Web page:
Chapter 4: Assay Results in the Context of Bayes' Theorem

The absolute predictive accuracy of the tests varies according to the overall response rate in the patient population being studied, in accordance with Bayesian principles [76].

Figure 3 is of greatest importance, and is well worth considering. If one understands this figure, one goes a long way to understanding how the results of these assays should be used in patient management. The solid and dashed lines in this figure show the theoretical expectations for the cell death assays, based on Bayes' Theorem, applied to assays with an overall specificity for drug resistance of 0.92 and an overall sensitivity of 0.72, which represent the overall findings from the studies included in the meta-analysis. The circles show the actual response rates of patients with different types of neoplasms, given that either "sensitive" or "resistant" results were obtained. It may be seen that, in every case, the actual performance of the assays in each type of tumor precisely matched predictions made from Bayes' Theorem, projected from the overall assay sensitivity and specificity.

The findings in Figure 3 show conclusively that the cell death assays are broadly applicable to a wide range of human neoplasms, ranging from low response rate tumors, such as pancreatic cancer and cholangiocarcinoma (group 1, the non-colon, non-stomach GI adenocarcinomas) to acute lymphoblastic leukemia (group 11), and including breast cancer and ovarian cancer.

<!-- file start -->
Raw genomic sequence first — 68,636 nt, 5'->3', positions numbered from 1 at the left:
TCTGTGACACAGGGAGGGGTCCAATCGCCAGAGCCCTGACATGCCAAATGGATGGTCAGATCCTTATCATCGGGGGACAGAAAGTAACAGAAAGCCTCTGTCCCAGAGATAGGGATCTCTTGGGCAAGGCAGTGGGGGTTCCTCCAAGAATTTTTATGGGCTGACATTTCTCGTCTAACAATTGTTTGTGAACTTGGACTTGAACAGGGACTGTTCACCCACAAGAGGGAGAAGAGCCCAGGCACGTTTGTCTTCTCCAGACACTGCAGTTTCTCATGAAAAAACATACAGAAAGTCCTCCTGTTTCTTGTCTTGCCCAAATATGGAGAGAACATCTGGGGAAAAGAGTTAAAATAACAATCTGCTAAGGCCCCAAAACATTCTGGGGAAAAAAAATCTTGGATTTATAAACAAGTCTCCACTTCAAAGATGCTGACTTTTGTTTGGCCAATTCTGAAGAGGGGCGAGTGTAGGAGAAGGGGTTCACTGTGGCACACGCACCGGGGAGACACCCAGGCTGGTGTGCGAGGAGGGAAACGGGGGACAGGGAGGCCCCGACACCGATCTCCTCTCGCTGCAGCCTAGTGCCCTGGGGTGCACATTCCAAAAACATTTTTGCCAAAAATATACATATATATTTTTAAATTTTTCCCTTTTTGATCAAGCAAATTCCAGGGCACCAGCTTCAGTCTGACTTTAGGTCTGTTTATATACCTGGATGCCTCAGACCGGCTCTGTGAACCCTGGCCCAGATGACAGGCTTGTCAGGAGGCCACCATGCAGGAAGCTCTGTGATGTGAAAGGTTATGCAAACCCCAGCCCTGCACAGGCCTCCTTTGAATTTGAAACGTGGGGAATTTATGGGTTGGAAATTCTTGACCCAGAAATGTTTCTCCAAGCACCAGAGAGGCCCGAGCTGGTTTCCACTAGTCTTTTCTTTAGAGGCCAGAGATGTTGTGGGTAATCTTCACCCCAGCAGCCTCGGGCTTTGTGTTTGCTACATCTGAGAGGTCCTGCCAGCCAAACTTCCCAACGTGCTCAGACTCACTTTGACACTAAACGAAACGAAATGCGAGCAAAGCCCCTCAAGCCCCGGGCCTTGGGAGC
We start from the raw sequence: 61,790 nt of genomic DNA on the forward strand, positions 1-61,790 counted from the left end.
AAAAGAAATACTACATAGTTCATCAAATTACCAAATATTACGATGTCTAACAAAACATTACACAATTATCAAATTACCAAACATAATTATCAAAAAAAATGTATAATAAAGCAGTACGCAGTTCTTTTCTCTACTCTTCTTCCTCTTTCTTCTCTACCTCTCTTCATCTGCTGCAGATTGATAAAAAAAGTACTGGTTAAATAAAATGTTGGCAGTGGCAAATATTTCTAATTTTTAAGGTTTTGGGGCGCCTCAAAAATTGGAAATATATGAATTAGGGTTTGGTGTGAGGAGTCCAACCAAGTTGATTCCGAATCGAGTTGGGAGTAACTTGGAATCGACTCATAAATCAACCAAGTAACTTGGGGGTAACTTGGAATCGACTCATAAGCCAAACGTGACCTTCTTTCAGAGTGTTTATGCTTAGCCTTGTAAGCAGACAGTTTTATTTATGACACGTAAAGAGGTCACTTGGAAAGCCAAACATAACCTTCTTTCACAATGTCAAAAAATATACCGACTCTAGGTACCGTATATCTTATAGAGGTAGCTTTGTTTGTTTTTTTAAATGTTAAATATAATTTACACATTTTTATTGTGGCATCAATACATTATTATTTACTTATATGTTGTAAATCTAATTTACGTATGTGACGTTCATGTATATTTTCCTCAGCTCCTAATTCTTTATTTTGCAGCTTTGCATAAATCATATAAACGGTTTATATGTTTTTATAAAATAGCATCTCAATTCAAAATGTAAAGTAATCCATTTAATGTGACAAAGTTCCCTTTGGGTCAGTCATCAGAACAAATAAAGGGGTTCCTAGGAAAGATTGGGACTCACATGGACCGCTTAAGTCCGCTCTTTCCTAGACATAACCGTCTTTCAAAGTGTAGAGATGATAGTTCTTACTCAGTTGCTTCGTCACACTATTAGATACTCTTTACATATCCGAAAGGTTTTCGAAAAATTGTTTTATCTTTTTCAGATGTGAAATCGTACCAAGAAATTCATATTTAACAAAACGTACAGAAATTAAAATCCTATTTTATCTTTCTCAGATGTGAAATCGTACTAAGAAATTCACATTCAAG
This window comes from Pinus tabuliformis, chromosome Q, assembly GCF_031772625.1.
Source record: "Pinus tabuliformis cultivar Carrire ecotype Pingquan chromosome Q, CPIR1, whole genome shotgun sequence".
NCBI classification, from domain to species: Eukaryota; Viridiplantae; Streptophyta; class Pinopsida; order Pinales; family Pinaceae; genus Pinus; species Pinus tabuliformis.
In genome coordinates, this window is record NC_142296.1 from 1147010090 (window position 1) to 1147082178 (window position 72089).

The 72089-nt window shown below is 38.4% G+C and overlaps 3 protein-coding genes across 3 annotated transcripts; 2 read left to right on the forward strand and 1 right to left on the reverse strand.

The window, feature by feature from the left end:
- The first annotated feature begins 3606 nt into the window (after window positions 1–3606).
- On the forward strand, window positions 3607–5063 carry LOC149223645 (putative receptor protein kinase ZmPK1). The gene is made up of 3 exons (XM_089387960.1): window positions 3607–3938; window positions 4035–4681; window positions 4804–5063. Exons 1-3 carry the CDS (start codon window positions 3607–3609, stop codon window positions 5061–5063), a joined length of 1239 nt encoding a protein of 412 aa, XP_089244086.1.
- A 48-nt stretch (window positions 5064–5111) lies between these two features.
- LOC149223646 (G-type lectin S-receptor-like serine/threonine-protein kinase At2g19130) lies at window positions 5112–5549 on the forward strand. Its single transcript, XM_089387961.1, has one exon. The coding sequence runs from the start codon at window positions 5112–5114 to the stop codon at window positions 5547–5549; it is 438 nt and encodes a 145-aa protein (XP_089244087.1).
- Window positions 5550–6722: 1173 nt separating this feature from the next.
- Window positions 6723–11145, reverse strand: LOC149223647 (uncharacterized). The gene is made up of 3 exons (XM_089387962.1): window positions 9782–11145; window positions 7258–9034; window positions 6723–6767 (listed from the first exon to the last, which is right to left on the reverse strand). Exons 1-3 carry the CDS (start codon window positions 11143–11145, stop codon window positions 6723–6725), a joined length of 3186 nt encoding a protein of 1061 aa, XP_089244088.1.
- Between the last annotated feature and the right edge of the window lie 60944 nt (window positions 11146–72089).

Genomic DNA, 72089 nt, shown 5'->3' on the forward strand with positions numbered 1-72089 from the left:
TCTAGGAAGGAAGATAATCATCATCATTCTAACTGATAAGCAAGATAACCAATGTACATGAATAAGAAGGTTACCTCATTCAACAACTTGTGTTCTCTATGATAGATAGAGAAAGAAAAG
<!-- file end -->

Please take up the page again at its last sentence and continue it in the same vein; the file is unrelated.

Of equal importance, this figure shows how the assay may be best applied to patient management decisions. It is obvious that, in high response rate neoplasms, there will be many "false negative" predictions. No one should ever use these assays to deny chemotherapy to such patients, if chemotherapy is otherwise indicated, any more than one should deny antibiotics in an infection with an in vitro drug resistant bacterium. In cases where there is one particular drug regimen which has been shown to produce a very high cure rate and this regimen is widely accepted as being superior to all other regimens (e.g. testicular cancer, where dose-intense cisplatin/etoposide/bleomycin has been shown to produce the highest cure rate), it would be most unwise to forgo this regimen solely on the basis of today's available cell culture assays.

On the other hand, the assays could be appropriately used to identify patients with above and below-average clinical prognoses if treated with given drugs. In cases where more than one acceptable regimen exists, the physician could select the regimen containing the most favorable drugs and avoid the regimen containing the most unfavorable drugs. This would apply to clinical decisions at all points along the curve. Thus, the absolute probability of response with assay "sensitive" and "resistant" drugs varies according to the overall prior response probability in the patient population studies, but, at all points, assay "resistant" patients have a below average probability of response and assay "sensitive" patients have an above average probability of response and treatment with assay "sensitive" drug(s) is more likely to be associated with a favorable outcome than treatment with assay "resistant" drugs.

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